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Impact of Chip Agreement Stirs Debate : Computer Makers Virtually Halt Orders as Prices Initially Leap

August 31, 1986|DONNA K. H. WALTERS | Times Staff Writer

There have been a few howls of protest from semiconductor buyers in the month since the bilateral trade agreement on chips went into effect. Mostly, though, the chip industry's customers have been silent.

But silence, in this case, is not golden.

The major computer makers--the biggest customers for chips in the United States--have been loath to criticize the trade pact with Japan, even though it has pushed some prices for memory-storage devices up two and three times what they were before the agreement was reached Aug. 1. But then again, they're not paying those prices.

Chip-ordering activity has been so quiet, say some industry observers, that they can almost hear the computer makers eating up their inventories.

"The sobering reality is that computer manufacturers are unwilling and unable to pay those prices," said Drew Peck, an analyst at the Gartner Group in Stamford, Conn. For the most common type of memory chip, the new prices are said to be as high as $8 apiece--compared to less than $2.50 before the agreement.

"It should be clear this is not a tenable situation for U.S. computer makers," Peck said. "But it doesn't worry me that much. It's a ludicrous situation that can't be sustained."

Most everybody concerned with the agreement believes that prices will begin coming down in October, when the Commerce Department revises floor prices for Japanese-made chips sold here.

How much and how quickly those prices come down, however, is a guessing game that is occupying the makers of the semiconductors, the companies that buy them and the distributorships that act as middlemen between them.

The waiting is causing some frayed nerves, especially at companies that do their manufacturing in the United States.

Such companies fear that prices of chips will remain too high for them to compete with companies that build overseas. They warn that if it becomes cheaper for them to go overseas to make or buy chips in semi-finished products than to buy the raw chips here, they will do so.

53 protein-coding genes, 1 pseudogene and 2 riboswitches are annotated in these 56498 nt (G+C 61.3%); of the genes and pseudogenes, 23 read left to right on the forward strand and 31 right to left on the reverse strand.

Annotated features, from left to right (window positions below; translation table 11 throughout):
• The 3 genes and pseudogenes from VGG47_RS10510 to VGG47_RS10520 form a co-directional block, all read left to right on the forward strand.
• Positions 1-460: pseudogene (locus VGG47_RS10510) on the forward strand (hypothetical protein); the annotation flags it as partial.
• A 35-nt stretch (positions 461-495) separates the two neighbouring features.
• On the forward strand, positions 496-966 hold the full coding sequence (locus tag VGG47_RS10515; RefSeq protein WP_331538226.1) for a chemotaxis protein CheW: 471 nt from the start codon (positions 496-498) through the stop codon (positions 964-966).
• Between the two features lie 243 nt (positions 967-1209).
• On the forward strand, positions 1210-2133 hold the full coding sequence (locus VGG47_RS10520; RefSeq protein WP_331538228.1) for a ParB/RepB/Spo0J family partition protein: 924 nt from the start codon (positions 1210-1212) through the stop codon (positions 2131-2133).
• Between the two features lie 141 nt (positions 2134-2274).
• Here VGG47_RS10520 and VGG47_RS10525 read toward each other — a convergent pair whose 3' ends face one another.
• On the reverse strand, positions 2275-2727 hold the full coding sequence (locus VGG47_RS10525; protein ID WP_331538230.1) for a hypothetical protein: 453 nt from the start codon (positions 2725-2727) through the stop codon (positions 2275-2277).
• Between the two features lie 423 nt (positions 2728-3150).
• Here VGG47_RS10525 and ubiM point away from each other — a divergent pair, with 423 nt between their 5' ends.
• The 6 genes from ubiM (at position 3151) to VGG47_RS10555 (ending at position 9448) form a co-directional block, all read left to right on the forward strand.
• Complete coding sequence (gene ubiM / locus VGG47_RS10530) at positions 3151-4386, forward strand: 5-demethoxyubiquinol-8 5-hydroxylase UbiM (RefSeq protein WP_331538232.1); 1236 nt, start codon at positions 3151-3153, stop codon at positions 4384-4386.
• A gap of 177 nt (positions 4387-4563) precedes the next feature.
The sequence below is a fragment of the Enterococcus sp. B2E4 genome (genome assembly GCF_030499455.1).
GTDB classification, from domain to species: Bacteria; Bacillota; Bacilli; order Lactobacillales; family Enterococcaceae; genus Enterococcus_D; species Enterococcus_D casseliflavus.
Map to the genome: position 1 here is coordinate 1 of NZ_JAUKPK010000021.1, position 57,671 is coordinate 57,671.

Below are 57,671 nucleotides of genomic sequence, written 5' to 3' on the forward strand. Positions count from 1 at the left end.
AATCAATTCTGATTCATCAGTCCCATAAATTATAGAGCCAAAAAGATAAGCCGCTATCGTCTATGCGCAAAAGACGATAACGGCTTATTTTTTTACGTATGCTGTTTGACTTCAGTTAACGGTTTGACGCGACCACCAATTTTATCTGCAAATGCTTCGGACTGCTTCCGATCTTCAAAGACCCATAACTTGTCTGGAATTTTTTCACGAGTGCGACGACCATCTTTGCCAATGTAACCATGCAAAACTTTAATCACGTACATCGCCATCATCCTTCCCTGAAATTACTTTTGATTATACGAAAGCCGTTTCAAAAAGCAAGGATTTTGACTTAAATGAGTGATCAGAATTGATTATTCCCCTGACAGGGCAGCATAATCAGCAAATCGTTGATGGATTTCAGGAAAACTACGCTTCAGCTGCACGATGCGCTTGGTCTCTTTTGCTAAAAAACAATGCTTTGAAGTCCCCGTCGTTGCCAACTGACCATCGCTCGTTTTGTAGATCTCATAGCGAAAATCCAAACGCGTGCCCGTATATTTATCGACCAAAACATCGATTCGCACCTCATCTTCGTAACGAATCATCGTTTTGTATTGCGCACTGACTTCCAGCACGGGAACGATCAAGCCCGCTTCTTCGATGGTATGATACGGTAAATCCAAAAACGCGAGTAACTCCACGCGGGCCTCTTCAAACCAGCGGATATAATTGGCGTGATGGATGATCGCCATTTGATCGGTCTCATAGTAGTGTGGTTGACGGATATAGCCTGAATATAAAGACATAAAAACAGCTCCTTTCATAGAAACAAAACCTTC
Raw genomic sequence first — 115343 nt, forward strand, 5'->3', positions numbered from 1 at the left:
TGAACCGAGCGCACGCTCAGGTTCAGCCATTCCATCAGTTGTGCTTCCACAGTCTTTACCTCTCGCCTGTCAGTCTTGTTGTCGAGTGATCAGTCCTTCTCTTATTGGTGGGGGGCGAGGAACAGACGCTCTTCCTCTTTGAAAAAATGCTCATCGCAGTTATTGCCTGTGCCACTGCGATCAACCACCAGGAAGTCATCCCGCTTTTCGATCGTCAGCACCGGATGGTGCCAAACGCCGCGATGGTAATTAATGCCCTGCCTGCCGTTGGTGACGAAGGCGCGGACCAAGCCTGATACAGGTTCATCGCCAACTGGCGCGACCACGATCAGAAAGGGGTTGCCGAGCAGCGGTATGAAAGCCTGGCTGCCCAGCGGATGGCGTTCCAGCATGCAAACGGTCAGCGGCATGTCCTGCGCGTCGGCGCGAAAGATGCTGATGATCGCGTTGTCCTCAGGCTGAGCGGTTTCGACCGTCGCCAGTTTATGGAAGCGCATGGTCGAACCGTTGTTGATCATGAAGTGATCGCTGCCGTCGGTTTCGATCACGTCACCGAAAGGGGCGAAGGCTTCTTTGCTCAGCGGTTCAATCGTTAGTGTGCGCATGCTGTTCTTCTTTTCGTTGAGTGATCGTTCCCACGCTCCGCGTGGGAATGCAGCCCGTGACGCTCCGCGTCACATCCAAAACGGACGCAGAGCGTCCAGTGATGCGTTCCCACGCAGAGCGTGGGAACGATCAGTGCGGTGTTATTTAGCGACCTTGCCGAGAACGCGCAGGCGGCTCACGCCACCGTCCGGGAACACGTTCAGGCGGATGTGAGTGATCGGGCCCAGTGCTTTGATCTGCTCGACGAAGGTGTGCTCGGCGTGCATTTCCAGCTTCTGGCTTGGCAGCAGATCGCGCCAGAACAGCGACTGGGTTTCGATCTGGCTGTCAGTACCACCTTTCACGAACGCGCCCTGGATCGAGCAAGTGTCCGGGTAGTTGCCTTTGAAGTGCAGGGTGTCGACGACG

"If need be, we will have to find ways to do all or more manufacturing offshore to take advantage of lower prices," said John C. Roach, chairman of Tandy Corp. "We're not trying to be unpatriotic, we're just trying to make sure that the American industry is not put at a disadvantage compared to worldwide prices."

The concerns are gravest among makers of personal computers and other products that use a lot of the memory chips--a kind of electronic circuitry that serve as data-storage devices in electronic goods--covered by the trade agreement.

Analyst Rick Martin of Sanford C. Bernstein & Co. in New York said he has no doubt that some of these companies already are planning such moves.

Also, some chip customers worry that not everybody will be playing by the same rules.

They say that already some buyers and sellers are circumventing the price restrictions in the trade agreement. They doubt that Japan will be vigilant in keeping its end of the bargain, or that the U.S. government will be able to enforce the provisions applying to other markets.

David Kay, president of computer maker Kaypro, called the agreement "a miscarriage." Kay said sellers are trying "every trick in the book" to drum up business before October.

Of the higher prices, he said: "I don't have to pay (them). I can circumvent them with no problem and so can everyone else." Among the options Kay cited was moving manufacturing overseas.

Will Enforce Pact

Government officials say the agreement is and will continue to be enforced. "Any pre-dating of shipments is in clear violation of the agreement, and if we found such was the case, we would take swift action," said Desiree Tucker, spokeswoman for the Commerce Department.

"At this point we have not heard that this is taking place. But we will be doing a very thorough verification of the agreement in Japan (this week) and if any such violations have occured, we will find it."

Tucker said the verification trip is a routine matter and is another indication of the two governments' commitment to making certain the agreement is working.

The U.S. semiconductor industry--no more eager to see its U.S. customers move away than it has been to cede those customers to the Japanese competitors--expresses confidence that the trade agreement will prove to the ultimate benefit of the semiconductor customers as well as to their own industry. Patience, they counsel.

Part of the waiting involves finding out what is actually in the agreement. Government officials say the document will be made available after it is officially signed--an event scheduled for Tuesday.

The five-year trade agreement was reached after lengthy negotiations between the two countries.

It sets aside an unfair trade practices complaint and two of three cases in which Japanese computer chip makers were accused of "dumping" chips on the U.S. market--that is, selling below fair market value. (In preliminary rulings in the two cases, Japanese makers were found guilty of dumping practices.

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